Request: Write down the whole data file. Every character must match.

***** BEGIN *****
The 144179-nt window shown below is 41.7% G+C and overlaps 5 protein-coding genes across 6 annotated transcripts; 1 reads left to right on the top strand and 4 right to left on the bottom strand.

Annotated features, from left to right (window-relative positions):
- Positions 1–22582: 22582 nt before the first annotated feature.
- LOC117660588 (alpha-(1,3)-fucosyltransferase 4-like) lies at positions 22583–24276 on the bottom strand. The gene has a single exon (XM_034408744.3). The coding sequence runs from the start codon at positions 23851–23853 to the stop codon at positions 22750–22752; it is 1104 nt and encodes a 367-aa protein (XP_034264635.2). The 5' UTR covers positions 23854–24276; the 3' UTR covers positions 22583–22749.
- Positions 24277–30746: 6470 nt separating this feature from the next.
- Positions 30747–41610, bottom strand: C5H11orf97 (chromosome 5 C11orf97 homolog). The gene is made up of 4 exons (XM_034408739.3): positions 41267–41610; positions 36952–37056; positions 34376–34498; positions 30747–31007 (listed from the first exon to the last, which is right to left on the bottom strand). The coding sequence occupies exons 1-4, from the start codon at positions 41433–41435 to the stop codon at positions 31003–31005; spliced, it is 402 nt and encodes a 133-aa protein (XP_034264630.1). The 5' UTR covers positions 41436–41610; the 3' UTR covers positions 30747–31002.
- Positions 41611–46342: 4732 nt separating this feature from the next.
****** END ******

The 144179-nt window shown below is 41.7% G+C and overlaps 5 protein-coding genes across 6 annotated transcripts; 1 reads left to right on the top strand and 4 right to left on the bottom strand.

Annotated features, from left to right (window-relative positions):
- Positions 1–22582: 22582 nt before the first annotated feature.
- LOC117660588 (alpha-(1,3)-fucosyltransferase 4-like) lies at positions 22583–24276 on the bottom strand. The gene has a single exon (XM_034408744.3). The coding sequence runs from the start codon at positions 23851–23853 to the stop codon at positions 22750–22752; it is 1104 nt and encodes a 367-aa protein (XP_034264635.2). The 5' UTR covers positions 23854–24276; the 3' UTR covers positions 22583–22749.
- Positions 24277–30746: 6470 nt separating this feature from the next.
- Positions 30747–41610, bottom strand: C5H11orf97 (chromosome 5 C11orf97 homolog). The gene is made up of 4 exons (XM_034408739.3): positions 41267–41610; positions 36952–37056; positions 34376–34498; positions 30747–31007 (listed from the first exon to the last, which is right to left on the bottom strand). The coding sequence occupies exons 1-4, from the start codon at positions 41433–41435 to the stop codon at positions 31003–31005; spliced, it is 402 nt and encodes a 133-aa protein (XP_034264630.1). The 5' UTR covers positions 41436–41610; the 3' UTR covers positions 30747–31002.
- Positions 41611–46342: 4732 nt separating this feature from the next.